This is a dish so rich in carbohydrate as most of the ingredients are made of starch! The glutinous rice, sweet potato, sago or tapioca, and other root crops which one may want to add.

When I came back to Japan, first thing I did was to order some sago, tapioca and coconut milk from a Filipino store online. By the way, for those who are not aware, sago and tapioca are different in that, sago is made from the pith of sago palm stem (Metroxylon sagu) while tapioca is from the root crop Manihot esculenta or cassava. Both are made of starch though and can be used in the same way.

Here is what I did, crudely, but, it worked and it satisfied my palate.

1 can coconut milk
1/2 - 1 cup brown sugar
sago (cooked)
sweet potato (cut in bite size)
glutinous rice balls (I used mochi powder, well they are the same)


*Glutinous rice balls are made by blending the glutinous rice flour with water and shaping them into balls.

Boil the coconut milk. Once the coconut milk is boiling, add the sugar. The amount of sugar depends on how sweet you want it. Put in the sweet potatoes. If you have cooked the sago beforehand, you can just add it after the sweet potatoes. Then the bananas. Right after that, drop in the mochi balls and cook till the balls float. Add vanilla for that aromatic flavor.

I only had sweet potatoes and bananas here but some would add yam, jackfruit and/or sweet corn.

Choco Chip Cookies and Brown Sugar Oatmeal Raisin Bread

It has been two months since my last post and our baby girl is supposedly due to come out today but it seems that she is taking her sweet time in my tummy. I have been busy preparing for her coming and of course nurturing myself out of boredom, irritation, hormonal imbalance and what-have-yous of pregnancy. So instead of getting more anxious when the labor pains would come, I have decided to write another post just to channel the extra energy and sleeplessness I have been suffering the past days.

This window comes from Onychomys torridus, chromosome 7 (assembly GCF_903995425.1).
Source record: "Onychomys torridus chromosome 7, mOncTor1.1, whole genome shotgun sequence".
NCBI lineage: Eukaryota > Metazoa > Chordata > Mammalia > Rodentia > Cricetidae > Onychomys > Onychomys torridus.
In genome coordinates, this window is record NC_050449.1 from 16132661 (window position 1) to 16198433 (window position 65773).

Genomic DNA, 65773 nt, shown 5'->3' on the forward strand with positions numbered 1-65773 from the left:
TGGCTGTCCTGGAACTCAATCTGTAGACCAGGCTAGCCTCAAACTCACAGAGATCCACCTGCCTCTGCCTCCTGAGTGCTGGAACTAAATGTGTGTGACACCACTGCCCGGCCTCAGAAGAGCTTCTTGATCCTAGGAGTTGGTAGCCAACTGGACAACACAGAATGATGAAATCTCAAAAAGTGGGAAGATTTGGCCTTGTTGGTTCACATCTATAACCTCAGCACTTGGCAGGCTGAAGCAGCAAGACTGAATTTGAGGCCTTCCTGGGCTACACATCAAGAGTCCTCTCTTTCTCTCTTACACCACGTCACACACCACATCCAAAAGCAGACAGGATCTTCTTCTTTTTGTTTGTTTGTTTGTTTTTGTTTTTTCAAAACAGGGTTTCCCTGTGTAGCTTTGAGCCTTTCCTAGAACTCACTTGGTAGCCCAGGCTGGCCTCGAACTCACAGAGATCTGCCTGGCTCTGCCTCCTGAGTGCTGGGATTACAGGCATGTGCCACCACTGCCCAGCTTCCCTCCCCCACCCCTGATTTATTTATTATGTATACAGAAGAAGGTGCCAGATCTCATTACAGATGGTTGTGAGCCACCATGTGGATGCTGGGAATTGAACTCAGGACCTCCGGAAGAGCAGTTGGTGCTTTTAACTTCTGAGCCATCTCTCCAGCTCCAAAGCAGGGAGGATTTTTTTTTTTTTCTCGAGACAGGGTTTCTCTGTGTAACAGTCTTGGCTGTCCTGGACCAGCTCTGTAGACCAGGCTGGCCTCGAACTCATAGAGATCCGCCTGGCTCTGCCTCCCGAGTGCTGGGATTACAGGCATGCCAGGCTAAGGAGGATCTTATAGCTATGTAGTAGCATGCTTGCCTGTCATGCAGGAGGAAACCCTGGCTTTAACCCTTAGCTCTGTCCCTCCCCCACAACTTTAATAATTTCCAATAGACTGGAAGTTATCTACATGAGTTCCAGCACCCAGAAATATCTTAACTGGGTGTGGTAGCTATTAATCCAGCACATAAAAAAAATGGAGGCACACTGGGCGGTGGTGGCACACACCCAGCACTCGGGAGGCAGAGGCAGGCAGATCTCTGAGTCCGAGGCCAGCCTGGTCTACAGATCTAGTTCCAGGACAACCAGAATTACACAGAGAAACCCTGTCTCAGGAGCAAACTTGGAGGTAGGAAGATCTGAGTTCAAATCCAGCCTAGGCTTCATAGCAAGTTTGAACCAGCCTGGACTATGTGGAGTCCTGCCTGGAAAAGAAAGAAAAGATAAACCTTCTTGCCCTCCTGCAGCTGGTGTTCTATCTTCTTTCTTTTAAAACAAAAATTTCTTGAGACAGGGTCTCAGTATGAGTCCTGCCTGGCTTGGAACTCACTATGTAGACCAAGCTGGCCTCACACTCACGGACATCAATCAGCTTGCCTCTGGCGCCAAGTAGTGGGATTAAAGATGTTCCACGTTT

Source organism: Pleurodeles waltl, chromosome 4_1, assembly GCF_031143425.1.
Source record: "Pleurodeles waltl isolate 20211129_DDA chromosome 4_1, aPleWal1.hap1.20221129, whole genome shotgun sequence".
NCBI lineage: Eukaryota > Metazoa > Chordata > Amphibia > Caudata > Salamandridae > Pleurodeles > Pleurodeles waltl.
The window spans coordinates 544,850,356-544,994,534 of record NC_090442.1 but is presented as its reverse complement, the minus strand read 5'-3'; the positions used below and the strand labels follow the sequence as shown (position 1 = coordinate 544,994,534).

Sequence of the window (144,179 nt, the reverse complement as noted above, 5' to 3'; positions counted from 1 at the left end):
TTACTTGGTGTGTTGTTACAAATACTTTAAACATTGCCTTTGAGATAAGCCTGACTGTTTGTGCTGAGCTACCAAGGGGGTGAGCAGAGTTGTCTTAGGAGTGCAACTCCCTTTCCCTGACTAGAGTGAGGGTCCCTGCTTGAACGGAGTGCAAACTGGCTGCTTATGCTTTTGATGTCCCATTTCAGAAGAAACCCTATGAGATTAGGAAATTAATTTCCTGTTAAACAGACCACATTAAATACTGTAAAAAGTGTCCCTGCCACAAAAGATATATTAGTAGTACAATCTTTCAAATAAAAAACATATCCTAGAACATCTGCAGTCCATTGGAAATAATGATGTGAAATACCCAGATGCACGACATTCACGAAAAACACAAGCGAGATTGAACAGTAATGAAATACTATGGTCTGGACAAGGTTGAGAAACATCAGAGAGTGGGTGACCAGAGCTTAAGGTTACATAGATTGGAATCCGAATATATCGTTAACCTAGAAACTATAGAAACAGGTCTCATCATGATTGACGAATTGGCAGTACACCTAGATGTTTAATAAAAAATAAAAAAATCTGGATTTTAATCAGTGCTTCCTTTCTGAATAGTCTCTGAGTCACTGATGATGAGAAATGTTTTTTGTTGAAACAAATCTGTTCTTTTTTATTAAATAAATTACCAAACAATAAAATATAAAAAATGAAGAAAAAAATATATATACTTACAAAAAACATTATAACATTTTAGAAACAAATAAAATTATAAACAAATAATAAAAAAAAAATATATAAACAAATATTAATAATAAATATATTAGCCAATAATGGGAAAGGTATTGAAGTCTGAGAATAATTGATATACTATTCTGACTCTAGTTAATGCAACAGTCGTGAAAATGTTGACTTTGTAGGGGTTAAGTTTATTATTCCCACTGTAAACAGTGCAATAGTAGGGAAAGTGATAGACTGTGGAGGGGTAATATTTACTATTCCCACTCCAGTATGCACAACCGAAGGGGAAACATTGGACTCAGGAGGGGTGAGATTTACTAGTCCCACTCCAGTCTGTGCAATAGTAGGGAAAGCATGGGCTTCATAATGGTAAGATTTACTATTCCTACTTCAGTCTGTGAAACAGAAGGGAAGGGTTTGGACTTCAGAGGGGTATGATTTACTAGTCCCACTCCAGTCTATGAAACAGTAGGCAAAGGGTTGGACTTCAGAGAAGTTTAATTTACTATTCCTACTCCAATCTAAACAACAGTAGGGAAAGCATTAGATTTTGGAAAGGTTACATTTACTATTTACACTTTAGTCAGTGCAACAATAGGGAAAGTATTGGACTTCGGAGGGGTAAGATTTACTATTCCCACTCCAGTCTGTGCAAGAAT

My sister arrived in Japan last April and she just came and stayed with us for 5 days during the Golden Week (that`s Japan`s week-long vacation). We had fun going from one store to another shopping with Grace (a Filipina friend, also studying in Gifudai). Anyway, when all was bought and my feet finally gave up, we decided to spend the rest of the vacation cooking, particularly baking. We had the muffin, quick bread, cookies and a whole wheat bread in our list.

The choco chip cookies recipe I got from my sis in UP Cells, Orange, who cooks a lot of amazing and delicious food for her family. I kinda wish she would also make a blog of all her recipes. I dunno what we did wrong but, although this is my second time to make these, they were still so thin. Nevertheless, they were so delicious that they were gone before we knew it and Ken has become the new Cookie Monster.

Before we mixed the cookie recipe, we already prepared the dough for the Brown Sugar Oatmeal Raisin Bread. It was fun to be back baking bread but I had to admit that I am glad my sister did all the mixing and kneading. My powers were not enough for bread making just yet. Ken had a great time sprinkling the cinnamon and playing little chef.

We followed the recipe from to the letter and we were aptly rewarded with two very delicious and tasty loaves which are indeed so perfect for breakfast!